More Than Honey ought to satisfy for documentary lovers seeking a bracing, contemplative experience. Imhoof's gentle, vaguely foreboding narration calls to mind the films of Werner Herzog, although Herzog has never used techniques as stagy as Honey's close-up hive shots (even the "killer bees" hive is recreated in a German studio) and more-cheesy-than-they-intended passages where the camera follows bees in flight. If there was one nit to pick, it's that the film fails to properly delineate between various people and locales (at first I thought the Swiss man was a relative of Imhoof's, and that the Austrian women were somehow working on the Swiss Alps farm). Otherwise, it's an excellent watch.
The Blu Ray:
Beautifully photographed with top-notch digital equipment, More Than Honey's Blu Ray edition comes with a handsome looking and pretty much flawless 1.78:1 picture. Colors are supple and lifelike, darks deep and rich, lights sunny without being too overpowering. Particularly in the close-up scenes, details in the photography are nicely rendered with no noticeable compression effects.
The Dolby Digital soundtrack for the film is presented in an ordinary but pristine sounding DTS-HD Master Audio 5.1 mix that highlights the dialogue over subtle scoring and sound effects. The track is offered in a choice between the default original soundtrack with German-language narration by director Markus Imhoof, and an alternate with English narration by actor John Hurt (who is elegant and stately sounding, although not quite as apprehensive as Imhoof). Optional English subtitles are provided.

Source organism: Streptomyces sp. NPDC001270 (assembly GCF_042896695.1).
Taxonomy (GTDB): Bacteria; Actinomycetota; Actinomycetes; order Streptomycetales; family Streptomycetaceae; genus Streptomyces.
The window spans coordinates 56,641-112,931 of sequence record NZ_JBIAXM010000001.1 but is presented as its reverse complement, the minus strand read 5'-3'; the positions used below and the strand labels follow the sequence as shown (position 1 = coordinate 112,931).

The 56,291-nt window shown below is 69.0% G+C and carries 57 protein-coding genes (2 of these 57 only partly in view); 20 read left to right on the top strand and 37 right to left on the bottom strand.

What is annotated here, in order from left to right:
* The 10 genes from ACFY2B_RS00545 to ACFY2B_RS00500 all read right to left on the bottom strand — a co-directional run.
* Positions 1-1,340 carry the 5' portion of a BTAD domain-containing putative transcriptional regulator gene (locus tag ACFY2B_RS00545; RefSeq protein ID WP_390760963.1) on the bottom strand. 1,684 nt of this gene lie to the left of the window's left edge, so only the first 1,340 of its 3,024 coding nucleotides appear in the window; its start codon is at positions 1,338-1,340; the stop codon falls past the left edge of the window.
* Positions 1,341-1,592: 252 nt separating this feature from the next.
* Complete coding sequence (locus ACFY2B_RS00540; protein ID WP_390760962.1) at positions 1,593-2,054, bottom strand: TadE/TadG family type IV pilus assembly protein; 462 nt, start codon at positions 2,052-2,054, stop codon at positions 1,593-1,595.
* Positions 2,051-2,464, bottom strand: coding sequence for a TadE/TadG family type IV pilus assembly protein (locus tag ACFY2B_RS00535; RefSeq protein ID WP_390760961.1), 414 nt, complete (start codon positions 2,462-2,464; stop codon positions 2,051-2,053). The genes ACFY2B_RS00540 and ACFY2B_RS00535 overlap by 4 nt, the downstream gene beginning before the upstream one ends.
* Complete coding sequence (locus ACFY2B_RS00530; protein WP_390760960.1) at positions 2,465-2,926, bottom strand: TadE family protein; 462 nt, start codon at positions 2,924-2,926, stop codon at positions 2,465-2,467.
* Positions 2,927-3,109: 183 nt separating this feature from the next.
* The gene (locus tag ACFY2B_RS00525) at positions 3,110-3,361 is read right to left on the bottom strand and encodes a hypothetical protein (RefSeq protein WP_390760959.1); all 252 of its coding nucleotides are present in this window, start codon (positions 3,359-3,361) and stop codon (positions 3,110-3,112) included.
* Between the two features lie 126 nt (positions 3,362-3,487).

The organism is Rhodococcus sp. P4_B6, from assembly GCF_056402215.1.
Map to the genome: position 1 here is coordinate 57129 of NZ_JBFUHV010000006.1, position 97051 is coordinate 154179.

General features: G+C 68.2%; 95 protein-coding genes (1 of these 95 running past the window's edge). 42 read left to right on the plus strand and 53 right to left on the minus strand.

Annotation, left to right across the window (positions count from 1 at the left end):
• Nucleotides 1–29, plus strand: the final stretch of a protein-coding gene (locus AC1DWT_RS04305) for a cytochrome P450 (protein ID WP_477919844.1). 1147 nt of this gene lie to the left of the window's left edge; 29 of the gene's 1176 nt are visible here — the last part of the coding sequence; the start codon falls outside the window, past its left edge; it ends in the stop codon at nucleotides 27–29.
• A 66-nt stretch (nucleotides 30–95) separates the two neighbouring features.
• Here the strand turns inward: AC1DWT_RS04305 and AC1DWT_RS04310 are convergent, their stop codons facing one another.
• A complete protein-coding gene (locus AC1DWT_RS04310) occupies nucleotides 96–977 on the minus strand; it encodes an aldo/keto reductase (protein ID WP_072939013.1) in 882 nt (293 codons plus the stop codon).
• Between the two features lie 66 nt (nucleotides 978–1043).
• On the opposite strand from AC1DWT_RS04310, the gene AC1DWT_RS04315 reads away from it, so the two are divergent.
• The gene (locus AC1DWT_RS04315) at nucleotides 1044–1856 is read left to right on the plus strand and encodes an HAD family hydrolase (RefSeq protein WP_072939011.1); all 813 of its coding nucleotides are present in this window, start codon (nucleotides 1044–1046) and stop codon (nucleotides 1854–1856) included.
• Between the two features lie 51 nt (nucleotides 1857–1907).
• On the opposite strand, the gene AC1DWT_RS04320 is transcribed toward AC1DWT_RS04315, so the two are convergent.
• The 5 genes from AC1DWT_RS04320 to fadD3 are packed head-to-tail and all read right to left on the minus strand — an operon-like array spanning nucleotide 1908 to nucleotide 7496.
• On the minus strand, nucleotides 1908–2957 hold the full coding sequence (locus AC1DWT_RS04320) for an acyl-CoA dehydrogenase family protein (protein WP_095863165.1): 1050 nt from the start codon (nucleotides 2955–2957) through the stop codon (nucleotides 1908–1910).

The disc contains a moderate amount of extras; nothing too special, but they do help explain a few details better. The 20-minute Markus Imhoof Interview has the director speaking about half the time, along with some redundant clips from the film. A little more than a half hour's worth of Deleted Scenes fill in some more context, along with brief making-of programs explaining the studio-bound trickery in the scenes Flight into the Beehive (1:59) and In the Mountain Cave (3:06). Trailers for the film's German and U.S. releases are included, along with an Image Gallery (8:32).
Throughout the 2012 documentary More Than Honey, common honeybees are seen getting doused with pesticides, angered, poked, prodded, shipped in boxes, infected, artificially bred, and mashed to death. The film contains tons of valuable information about how these humble creatures are the backbone of our planet's agriculture-based ecosystem, yet the main point here remains don't mess with the bees, man. Kino Lorber's Blu Ray edition provides a glossy setting for this tough, thought-provoking film. Recommended.
Matt Hinrichs is a designer, artist and sometime writer who lives in sunny (and usually too hot) Phoenix, Arizona. Among his loves are oranges, going barefoot and blonde 1930s movie comedienne Joyce Compton. Since 2000, he has been scribbling away at Pop Culture weblog Scrubbles.net. One can also follow him on Twitter @4colorcowboy.